Canada Pension Plan invests in China’s tech giant accused of censorship, surveillance and facilitating Beijing’s human rights violations

Canada’s Pension Plan has become a major shareholder of Tencent Holdings Ltd, the Chinese tech giant who’s being accused of carrying out censorship and surveillance at Chinese Communist Party’s behest and aiding Beijing’s gross human rights violations.

CPP now owns 44,238,000 Tencent shares worth $2.71 billion, according to CPP Investments latest disclosure statement [1], making the fund one of the largest institutional holders of the Shenzhen-based corporation that owns social media application WeChat, web portal QQ, game developer Riot Games, and dozens of of other online platforms.

Meanwhile, University of Toronto’s Citizen Lab announced today that Tencent was snooping on Canadian WeChat users to censor users inside China[2]

Citizen Lab also found that Tencent was also carrying out surveillance of international users on the platform.

“Documents and images transmitted entirely among non-China-registered accounts undergo content surveillance wherein these files are analyzed for content that is politically sensitive in China,” Citizen Lab reported. “Upon analysis, files deemed politically sensitive are used to invisibly train and build up WeChat’s Chinese political censorship system.”

A 2016 study by City Lab found that Tencent helped China target ethnic minority groups for censorship and surveillance.

“On WeChat, we identify four blocked Tibet-related keywords including references to the Tibetan independence movement (自由西藏, “Free Tibet”) and a Tibetan rights group (藏青会, “Tibetan Youth Congress”),” City Lab reported. “These keywords are noteworthy given the incidents of Tibetans being arrested by Chinese authorities for sharing Tibet-related content on WeChat.”

“We also found references to Uyghur-related issues,” the report added. “These keywords are in the Uyghur language in both Arabic and Roman script. All of the keywords were related to Islam and generally encourage devotion and sacrifice to the faith (e.g., ئاللاھ يولىدا “for the sake of Allah”, دىن ئىسلام يولۋاس “faith is Islam”). Previous research on censorship of live streaming apps in China has also found blocked keywords in the Uyghur language.”

Human rights groups have long urged investment funds to divest from Tencent.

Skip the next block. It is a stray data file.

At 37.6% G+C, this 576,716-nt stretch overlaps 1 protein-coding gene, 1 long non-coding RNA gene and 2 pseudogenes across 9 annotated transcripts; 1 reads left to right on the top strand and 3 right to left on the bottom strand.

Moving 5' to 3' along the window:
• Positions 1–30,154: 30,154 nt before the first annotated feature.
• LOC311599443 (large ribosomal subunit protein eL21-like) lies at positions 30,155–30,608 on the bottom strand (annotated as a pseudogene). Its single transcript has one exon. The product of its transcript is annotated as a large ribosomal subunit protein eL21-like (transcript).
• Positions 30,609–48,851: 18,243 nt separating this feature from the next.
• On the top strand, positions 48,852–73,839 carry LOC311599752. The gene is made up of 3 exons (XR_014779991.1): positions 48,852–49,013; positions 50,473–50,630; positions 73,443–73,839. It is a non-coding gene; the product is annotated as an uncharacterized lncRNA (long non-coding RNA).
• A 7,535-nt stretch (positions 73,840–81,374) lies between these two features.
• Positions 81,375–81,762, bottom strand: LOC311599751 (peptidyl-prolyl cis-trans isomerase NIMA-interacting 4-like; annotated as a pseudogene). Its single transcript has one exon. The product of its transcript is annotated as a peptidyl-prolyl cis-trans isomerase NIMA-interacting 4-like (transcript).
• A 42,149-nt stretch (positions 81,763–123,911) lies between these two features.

“Regardless of whether Tencent is a reluctant or an eager accomplice to the Chinese government’s repressive policies, the reality is that Tencent employees can be expected to censor, monitor, and report private communications and personal data, in many cases leading to innocent people’s arrest and torture,” Sarah Cook of Freedom House noted[3] “This should be the starting point for anyone considering using, regulating, or investing in the company’s services.”

“Anyone concerned about human rights, electoral interference by foreign powers, or privacy violations by tech giants should divest from the company, including retirement funds,” Cook added. “Socially responsible investment plans should exclude Tencent from their portfolios if they have not already.”

In an emailed statement, Tencent denied that it’s engaging in surveillance of international users.

“We received the Citizen Lab report and take it seriously,” a Tencent spokesperson said. ”However, with regard to the suggestion that we engage in content surveillance of international users, we can confirm that all content shared among international users of WeChat is private. As a publicly listed global company we hold ourselves to the highest standards, and our policies and procedures comply with all laws and regulations in each country in which we operate. User privacy and data security are core values at Tencent, and we look forward to continuing to sustain user trust and deliver great user experiences.”

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